Yesterday, I featured an interview with author Annette Laing along with a giveaway of her two books on time travel for middle grade readers, Don’t Know Where, Don’t Know When and A Different Day, A Different Destiny. Here’s my review of A Different Day, A Different Destiny:
Hannah, Alex and George are back in a second time-traveling novel for kids, A Different Day, A Different Destiny by Annette Laing. Readers first met the three in Don’t Know Where, Don’t Know When while they traveled from modern-day Snipesville, Georgia, to World War I and World War II England. This time they are headed even further back, to 1851, and all three land in different places.
Alex stays in Georgia, with its slaves, cotton plantations and Savannah businesses. Brandon ends up in a coal mine in northern England, and Hannah finds herself working in a cotton factory in a small Scottish town. This story is grittier and more frightening for the characters than the first. Since they travelled to different places, they can’t share their experience and their fears of returning to their normal time with each other.
They are also finding out about the privations suffered by the lower working class people of the time and the hardships of slaves. Food and extra clothing is scarce, as is time off from backbreaking work. As they each find ways to earn their keep, readers get a glimpse of the social conditions of the time when Western society was shifting from mostly agricultural to mainly industrial work. For the workers, it was a time of exploitation in many ways until they were able to earn more rights through labor laws many years later.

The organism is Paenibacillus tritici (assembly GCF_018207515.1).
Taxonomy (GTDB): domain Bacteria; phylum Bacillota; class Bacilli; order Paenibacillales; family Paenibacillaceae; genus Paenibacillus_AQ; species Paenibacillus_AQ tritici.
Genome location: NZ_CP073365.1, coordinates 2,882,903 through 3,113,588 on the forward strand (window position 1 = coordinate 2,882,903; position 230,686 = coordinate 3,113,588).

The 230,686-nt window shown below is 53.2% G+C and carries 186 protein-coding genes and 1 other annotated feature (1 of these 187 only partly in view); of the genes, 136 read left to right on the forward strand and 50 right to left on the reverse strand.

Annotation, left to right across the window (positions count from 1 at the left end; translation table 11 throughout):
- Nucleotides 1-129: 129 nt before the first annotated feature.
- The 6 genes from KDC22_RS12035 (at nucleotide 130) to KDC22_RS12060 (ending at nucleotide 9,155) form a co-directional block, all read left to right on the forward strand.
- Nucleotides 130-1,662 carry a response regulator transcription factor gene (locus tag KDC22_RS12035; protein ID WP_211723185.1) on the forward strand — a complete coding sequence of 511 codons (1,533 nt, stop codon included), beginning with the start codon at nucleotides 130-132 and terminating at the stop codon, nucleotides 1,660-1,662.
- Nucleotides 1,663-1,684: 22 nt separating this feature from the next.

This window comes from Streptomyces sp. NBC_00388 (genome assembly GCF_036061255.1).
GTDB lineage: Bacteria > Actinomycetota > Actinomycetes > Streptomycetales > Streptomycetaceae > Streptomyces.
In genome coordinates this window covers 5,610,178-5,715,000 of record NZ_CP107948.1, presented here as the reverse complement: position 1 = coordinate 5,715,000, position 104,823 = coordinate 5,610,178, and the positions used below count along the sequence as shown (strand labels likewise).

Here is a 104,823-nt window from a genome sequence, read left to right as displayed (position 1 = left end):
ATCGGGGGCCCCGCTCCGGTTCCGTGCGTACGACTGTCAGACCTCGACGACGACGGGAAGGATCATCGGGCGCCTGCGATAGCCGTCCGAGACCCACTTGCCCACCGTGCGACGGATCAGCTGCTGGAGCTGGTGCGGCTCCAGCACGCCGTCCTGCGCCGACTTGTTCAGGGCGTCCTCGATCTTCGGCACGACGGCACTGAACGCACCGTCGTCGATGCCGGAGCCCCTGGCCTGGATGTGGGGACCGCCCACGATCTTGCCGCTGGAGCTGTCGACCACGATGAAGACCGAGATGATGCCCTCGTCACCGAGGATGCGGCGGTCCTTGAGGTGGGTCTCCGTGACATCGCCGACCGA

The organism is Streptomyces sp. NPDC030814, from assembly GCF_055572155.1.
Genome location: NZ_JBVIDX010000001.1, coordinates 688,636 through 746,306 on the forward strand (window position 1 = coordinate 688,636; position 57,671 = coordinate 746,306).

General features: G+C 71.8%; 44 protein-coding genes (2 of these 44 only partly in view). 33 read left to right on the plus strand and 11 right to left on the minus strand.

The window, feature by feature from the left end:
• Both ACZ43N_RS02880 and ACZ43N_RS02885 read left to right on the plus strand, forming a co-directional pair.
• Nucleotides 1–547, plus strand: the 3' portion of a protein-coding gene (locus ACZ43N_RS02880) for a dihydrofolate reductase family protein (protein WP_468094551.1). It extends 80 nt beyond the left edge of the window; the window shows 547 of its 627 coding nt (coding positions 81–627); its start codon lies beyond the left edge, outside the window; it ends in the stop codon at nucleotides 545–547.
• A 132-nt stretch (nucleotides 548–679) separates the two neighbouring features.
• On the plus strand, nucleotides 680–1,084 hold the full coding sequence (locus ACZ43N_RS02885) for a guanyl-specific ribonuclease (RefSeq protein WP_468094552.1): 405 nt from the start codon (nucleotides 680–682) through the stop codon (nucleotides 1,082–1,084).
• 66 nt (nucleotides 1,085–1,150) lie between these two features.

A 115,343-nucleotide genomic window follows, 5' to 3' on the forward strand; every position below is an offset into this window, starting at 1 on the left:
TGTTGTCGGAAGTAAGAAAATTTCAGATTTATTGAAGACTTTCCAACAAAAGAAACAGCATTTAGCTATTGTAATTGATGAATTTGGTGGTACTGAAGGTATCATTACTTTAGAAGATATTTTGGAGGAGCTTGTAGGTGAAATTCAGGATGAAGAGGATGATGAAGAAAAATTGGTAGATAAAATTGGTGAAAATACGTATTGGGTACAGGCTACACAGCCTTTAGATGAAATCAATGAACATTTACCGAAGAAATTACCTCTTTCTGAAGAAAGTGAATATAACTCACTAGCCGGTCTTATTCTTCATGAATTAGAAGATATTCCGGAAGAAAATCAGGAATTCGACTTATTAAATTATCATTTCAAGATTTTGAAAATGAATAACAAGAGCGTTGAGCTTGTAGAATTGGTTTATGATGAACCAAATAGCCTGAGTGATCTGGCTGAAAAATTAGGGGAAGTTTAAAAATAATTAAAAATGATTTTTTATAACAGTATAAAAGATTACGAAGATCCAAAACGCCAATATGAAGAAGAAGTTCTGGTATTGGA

While Don’t Know Where, Don’t Know When felt more lighthearted, A Different Day, A Different Destiny has more depth. I felt as though I learned quite a bit about the mid-1800s and what it was like to live then. And I felt the characters, in their second time around with time travel, were more aware of the culture they were temporarily part of. As Hannah, Alex and Brandon travel around and search to find each other as well as figure out what they need to do before they can return home, they learn a lot from being around people with all levels of social standing and they observe expectations people have of members of a certain social class.
Readers will delight in the surprising plot twists that connect this story to the one that came before. And they’ll look forward to seeing how the story unfolds in the next book in the series. I recommend this book and the series to mother-daughter book clubs with girls aged 9 to 12.